What is research design and how is it done?

Do you know what a research design is? This surely connects it to the classes of statistics, experimental psychology … However, it is a tool that is used in many types of research and in many fields of study.

It is a set of techniques that allow a researcher to prepare his experience or his research. In this article, we are going to learn exactly what it is, what types there are, and how certain variables influence its design.

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What is research design?

Before we explain how these designs work and what types exist, let’s take a look at what a research design is or how it is defined. It is a set of techniques and methods that a researcher chooses to conduct an experiment or a research project.. These are a series of steps that serve as a guide for the researcher.

Thus, in other words, the research design is a structured and specific action plan, aimed at the design and implementation of an experiment. It includes a set of specific rules or steps that make it possible to achieve the researcher’s objective, in this case, to develop an experience (whether observational, experimental, quasi-experimental, etc.).

In other words, they allow you to create research projects; they define the steps necessary to achieve this.

scientific method

The research design is part of the scientific method, which consists of a general procedure characterized by systematization and control. The scientific method (and therefore the research design) is divided into two: quantitative and qualitative.

1. Quantitative design

In the design or quantitative method, phenomena are events determined by causes beyond human control, and are therefore objective. In this case, this type of research can be carried out when it is important for the researcher to draw statistical conclusions that will help him to gather information for his research. In other words, it is based on calculation and numbers

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2. Qualitative design

In the qualitative, on the contrary, reality is considered as a subjective construction, in which many constructions of the same reality are possible; moreover, in this case, the subject and the object of knowledge are interdependent.

In addition, qualitative research makes it possible to establish relationships between the data collected; on the other hand, the different theories related to natural phenomena can be verified (refuted or tested) through this design and the corresponding mathematical calculations. Many times these types of designs seek to answer open ended questions, such as “Why?”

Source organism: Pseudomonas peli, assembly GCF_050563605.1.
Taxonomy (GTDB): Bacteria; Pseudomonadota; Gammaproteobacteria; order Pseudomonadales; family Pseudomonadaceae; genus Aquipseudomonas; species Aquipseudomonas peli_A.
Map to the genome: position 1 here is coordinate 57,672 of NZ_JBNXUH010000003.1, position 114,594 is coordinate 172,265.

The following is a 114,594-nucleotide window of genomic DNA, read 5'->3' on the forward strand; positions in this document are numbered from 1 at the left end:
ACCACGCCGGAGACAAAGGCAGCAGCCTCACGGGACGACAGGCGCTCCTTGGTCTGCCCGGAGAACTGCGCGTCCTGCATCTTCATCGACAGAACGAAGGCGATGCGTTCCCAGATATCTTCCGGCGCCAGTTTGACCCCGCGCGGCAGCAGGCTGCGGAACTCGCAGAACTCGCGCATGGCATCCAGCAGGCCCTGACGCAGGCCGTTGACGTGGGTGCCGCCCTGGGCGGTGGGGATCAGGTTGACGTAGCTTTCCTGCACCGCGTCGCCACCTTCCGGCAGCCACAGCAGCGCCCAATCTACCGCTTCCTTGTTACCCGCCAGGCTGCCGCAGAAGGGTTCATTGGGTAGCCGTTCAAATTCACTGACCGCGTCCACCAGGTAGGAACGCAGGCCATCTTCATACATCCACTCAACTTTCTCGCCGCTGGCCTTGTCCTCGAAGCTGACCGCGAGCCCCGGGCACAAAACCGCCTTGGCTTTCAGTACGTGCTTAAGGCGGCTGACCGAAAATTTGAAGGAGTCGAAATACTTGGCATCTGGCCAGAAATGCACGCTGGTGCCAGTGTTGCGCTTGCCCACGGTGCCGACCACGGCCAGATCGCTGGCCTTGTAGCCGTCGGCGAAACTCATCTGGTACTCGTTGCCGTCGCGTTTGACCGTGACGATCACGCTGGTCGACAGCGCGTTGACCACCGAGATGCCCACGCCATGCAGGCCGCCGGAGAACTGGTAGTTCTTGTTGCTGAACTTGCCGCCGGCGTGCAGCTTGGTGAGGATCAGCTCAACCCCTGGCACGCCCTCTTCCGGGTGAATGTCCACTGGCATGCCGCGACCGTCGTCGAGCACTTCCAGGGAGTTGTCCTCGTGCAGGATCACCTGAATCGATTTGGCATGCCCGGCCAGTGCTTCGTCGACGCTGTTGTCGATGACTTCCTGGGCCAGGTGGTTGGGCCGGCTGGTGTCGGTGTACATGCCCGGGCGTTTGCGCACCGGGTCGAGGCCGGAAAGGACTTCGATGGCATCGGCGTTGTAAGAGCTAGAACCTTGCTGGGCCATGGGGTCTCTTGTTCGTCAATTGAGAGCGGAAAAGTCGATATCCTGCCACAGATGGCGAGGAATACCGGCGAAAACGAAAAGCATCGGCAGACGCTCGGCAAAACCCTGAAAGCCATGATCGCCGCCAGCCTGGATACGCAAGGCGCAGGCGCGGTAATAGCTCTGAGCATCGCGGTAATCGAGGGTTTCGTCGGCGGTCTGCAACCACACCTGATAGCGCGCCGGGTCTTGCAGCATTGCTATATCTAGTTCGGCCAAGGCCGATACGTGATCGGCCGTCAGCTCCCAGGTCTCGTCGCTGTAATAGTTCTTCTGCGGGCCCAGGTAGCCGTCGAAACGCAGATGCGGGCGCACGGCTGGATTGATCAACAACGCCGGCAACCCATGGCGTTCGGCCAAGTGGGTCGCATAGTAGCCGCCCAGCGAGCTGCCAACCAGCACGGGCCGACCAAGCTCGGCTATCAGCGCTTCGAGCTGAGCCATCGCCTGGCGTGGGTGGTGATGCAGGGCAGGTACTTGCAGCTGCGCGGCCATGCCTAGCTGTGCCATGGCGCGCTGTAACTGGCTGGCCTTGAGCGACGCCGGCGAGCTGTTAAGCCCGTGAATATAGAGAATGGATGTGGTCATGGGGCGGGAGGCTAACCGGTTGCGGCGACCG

methodology

What methodology is used to develop a research plan? It can be of different types: deductive, inductive and hypothetico-deductive. Deductive methodology is that which goes from the general to the particular (emphasizes theory); the inductive, that which goes from the particular to the general (emphasizes the data), and finally the hypothetico-deductive is the one which combines the two preceding ones.

Degree of control

Outraged, depending on how much control we want to have in our experience, the research design can be of 4 types. We will detail them below.

1. Experimental design

The design of experimental research is that with the highest degree of control (by the researcher); that is, there is manipulation of the variables. In addition, it allows causal relationships to be established between variables.

2. Comparative design

The comparative design, on the other hand, is divided into two more: correlation (when there is a certain degree of relationship between variables; it does not allow causal relationships to be established) and the comparison itself (where the independent variable is the selection, is a saying that the subject has its value “already” [por ejemplo la raza o el género]).